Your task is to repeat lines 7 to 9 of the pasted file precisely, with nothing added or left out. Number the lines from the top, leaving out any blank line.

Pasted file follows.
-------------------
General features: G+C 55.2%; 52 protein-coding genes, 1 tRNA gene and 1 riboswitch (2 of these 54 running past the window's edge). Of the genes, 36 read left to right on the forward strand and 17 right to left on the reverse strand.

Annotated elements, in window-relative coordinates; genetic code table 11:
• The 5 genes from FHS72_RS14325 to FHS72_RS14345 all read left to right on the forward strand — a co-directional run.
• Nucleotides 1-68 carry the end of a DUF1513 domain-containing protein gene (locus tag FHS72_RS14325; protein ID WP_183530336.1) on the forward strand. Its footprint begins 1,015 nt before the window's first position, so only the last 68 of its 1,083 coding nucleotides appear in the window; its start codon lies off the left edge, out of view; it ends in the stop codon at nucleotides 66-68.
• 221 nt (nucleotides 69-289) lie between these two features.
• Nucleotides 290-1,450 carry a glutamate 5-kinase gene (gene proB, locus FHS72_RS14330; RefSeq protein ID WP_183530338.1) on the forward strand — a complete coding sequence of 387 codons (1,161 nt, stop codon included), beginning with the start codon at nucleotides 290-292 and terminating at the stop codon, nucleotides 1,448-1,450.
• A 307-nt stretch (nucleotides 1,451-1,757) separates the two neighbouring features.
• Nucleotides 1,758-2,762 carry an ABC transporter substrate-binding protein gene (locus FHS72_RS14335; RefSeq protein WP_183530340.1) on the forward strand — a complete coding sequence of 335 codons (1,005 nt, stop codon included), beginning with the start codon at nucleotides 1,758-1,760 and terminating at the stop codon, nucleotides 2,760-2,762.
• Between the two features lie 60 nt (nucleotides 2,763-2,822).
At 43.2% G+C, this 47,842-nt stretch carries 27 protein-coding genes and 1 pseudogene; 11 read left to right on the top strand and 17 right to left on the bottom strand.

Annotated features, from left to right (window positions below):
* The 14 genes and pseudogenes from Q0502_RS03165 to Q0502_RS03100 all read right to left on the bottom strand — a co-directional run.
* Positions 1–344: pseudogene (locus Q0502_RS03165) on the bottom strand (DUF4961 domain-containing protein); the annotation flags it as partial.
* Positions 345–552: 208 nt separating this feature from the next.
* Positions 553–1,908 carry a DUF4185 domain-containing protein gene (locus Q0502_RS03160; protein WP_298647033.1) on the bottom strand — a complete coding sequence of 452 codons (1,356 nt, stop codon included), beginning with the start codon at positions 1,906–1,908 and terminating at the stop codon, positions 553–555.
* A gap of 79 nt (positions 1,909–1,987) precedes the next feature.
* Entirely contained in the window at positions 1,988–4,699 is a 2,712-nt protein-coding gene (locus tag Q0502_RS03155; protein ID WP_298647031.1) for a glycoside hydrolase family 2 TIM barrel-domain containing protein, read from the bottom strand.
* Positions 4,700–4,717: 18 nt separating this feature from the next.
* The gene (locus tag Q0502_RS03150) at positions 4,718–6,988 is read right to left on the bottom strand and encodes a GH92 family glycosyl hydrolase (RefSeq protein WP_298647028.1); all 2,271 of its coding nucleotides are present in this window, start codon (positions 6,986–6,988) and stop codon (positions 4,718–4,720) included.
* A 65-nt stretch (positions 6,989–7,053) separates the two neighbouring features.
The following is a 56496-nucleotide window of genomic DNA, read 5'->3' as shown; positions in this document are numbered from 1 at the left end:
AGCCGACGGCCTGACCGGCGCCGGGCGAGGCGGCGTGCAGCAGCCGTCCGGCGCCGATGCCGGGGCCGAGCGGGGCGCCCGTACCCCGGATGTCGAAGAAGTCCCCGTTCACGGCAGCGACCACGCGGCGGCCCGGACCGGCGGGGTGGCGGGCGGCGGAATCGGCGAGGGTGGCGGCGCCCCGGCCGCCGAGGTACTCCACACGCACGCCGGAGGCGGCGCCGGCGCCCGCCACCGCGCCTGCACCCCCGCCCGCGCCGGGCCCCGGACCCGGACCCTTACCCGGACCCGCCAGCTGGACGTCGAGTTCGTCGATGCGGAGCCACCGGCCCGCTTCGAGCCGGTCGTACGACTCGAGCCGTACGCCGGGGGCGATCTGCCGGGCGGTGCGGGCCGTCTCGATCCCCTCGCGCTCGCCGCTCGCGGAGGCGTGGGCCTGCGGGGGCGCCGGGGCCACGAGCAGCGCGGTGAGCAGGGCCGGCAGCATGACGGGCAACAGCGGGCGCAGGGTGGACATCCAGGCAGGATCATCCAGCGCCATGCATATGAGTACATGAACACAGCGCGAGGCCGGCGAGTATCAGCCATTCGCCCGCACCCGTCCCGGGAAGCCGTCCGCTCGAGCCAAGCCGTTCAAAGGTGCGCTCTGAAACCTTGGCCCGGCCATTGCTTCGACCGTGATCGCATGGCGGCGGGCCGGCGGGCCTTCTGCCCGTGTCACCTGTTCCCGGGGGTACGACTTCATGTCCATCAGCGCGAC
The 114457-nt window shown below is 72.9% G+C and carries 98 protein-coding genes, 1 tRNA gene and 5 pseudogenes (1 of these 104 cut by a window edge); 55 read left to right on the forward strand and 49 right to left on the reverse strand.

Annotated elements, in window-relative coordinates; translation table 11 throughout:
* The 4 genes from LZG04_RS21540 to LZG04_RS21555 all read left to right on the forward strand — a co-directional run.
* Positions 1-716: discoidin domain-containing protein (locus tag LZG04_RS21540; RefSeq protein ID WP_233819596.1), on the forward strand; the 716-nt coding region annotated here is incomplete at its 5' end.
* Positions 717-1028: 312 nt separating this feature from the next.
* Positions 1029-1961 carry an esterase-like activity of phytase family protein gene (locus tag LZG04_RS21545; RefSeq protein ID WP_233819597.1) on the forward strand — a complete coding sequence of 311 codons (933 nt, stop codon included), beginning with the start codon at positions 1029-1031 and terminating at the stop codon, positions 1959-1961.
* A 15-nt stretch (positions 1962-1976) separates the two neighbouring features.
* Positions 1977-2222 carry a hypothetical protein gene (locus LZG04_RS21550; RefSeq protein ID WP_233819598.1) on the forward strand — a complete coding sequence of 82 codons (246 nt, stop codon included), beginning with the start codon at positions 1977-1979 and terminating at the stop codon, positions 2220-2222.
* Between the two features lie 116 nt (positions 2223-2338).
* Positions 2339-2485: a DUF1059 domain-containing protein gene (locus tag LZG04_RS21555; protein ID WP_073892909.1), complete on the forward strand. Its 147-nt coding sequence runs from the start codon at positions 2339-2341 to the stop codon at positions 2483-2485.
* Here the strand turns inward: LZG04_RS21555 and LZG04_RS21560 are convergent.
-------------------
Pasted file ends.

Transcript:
• A 307-nt stretch (nucleotides 1,451-1,757) separates the two neighbouring features.
• Nucleotides 1,758-2,762 carry an ABC transporter substrate-binding protein gene (locus FHS72_RS14335; RefSeq protein WP_183530340.1) on the forward strand — a complete coding sequence of 335 codons (1,005 nt, stop codon included), beginning with the start codon at nucleotides 1,758-1,760 and terminating at the stop codon, nucleotides 2,760-2,762.
• Between the two features lie 60 nt (nucleotides 2,763-2,822).